I believe greatness inspires all and that is my dream to inspire all. I hope my call is just as inspirational to a young white male watching as it is to a young black woman. Think about it when we watched Michael Jordan play, everyone in the world wanted to play like him not because he was black but because he was great. It doesn’t matter whether it’s Doris Burke, Beth Mowins, Mike Tirico or any number of amazing journalists, they all inspire. That is my hope to be one of those personalities that bring joy and excitement to your living room every time I am on the call.

When I talk to young people, and for any aspiring journalist that’s reading this, I want them to know that putting in the work can pay off. Sounds so cliché but it’s the truth. We all take different paths to get to where we are but we all tend to merge onto the same highway to be successful—while passing mile markers like persistence, rejection, dedication, passion and determination along the way.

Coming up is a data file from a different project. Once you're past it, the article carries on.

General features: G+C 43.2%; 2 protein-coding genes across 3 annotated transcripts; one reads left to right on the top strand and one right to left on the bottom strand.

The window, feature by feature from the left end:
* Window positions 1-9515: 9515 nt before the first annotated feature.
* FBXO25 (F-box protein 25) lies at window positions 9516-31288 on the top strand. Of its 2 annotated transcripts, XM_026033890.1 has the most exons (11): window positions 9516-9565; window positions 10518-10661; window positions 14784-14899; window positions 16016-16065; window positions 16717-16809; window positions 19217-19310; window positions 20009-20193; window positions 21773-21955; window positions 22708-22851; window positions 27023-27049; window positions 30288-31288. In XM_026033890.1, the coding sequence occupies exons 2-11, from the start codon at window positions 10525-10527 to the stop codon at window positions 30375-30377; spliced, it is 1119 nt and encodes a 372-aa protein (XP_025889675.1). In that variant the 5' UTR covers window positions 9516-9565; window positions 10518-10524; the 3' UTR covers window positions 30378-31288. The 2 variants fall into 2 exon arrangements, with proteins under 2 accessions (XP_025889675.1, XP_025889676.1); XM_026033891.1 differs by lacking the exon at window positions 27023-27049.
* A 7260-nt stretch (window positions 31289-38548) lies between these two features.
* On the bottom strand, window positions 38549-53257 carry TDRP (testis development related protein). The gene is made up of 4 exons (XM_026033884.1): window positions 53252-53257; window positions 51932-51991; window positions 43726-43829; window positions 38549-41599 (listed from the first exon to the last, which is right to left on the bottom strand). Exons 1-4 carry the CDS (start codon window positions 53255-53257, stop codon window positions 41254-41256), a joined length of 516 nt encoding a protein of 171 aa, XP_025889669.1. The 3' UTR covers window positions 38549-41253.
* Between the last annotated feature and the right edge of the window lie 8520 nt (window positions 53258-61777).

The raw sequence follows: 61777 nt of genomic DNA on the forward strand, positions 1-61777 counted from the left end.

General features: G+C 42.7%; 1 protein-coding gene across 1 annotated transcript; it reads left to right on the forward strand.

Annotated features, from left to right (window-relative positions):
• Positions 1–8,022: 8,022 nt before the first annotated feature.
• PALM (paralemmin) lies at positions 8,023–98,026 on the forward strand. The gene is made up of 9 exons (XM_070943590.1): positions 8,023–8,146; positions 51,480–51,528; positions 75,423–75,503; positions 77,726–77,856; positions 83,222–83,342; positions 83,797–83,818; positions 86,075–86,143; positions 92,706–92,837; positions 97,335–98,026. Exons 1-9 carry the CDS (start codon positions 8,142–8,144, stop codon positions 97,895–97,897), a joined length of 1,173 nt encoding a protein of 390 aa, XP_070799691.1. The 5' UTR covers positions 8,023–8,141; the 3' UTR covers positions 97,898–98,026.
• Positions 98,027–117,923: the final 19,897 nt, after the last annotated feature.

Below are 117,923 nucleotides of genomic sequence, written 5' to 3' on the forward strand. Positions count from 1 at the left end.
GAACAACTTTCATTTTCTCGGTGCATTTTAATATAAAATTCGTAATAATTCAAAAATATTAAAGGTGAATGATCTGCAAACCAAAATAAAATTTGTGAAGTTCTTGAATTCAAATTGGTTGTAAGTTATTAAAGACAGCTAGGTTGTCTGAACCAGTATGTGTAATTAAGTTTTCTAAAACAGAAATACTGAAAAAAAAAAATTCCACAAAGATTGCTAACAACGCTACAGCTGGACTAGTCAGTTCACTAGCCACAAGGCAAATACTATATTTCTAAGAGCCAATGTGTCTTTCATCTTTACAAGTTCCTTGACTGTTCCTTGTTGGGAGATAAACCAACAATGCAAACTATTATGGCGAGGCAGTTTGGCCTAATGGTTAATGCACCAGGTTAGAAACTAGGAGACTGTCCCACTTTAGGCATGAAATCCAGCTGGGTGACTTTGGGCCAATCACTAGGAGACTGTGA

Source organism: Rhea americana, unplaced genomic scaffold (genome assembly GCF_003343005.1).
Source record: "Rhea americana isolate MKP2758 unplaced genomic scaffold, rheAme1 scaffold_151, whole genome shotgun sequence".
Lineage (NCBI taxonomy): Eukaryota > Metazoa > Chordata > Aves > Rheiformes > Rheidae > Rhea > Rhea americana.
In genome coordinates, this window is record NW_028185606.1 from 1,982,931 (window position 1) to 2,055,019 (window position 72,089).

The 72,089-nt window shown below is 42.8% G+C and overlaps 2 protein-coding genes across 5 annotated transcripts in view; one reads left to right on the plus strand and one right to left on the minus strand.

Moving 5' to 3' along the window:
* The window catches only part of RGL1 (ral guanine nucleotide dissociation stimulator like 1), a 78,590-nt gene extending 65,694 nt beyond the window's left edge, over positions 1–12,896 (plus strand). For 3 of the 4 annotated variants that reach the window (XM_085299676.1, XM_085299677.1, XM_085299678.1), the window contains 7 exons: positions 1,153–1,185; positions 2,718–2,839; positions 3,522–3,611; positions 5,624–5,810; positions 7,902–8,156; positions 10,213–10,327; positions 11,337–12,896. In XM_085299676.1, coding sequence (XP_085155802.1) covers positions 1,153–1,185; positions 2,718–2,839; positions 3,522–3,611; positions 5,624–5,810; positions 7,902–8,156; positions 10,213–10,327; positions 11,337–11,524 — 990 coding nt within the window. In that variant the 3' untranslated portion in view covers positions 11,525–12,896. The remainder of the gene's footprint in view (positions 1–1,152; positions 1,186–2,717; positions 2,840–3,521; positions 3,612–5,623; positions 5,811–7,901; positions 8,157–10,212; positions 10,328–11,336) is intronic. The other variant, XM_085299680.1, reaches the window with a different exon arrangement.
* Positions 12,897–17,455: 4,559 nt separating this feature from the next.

We are living in a unique time. The need to belong, to claim one group, one ideal over the other is quite prevalent. I’m delighted to stand in the booth as a black woman and call a college football game. I hope to keep doing more. It shows some people are beginning to change the way they think about minorities and women. I realize not everybody is on board, and that’s okay.

3. Nineteen months after sending Barstool Sports a cease-and-desist letter over the name Pardon My Take, ESPN has decided to partner with the Barstool brand. The Ringer’s Bryan Curtis reported that a show featuring Barstool Sports personalities Big Cat (Dan Katz) and PFT Commenter the host of the popular Pardon My Take broadcast—is being developed by Embassy Row, the production company behind Men in Blazers, Garbage Time With Katie Nolan and the NFL Network’s Good Morning Football. Awful Announcing’s Ben Koo reported the weekly show would air from October through the Super Bowl in Feb. 2018.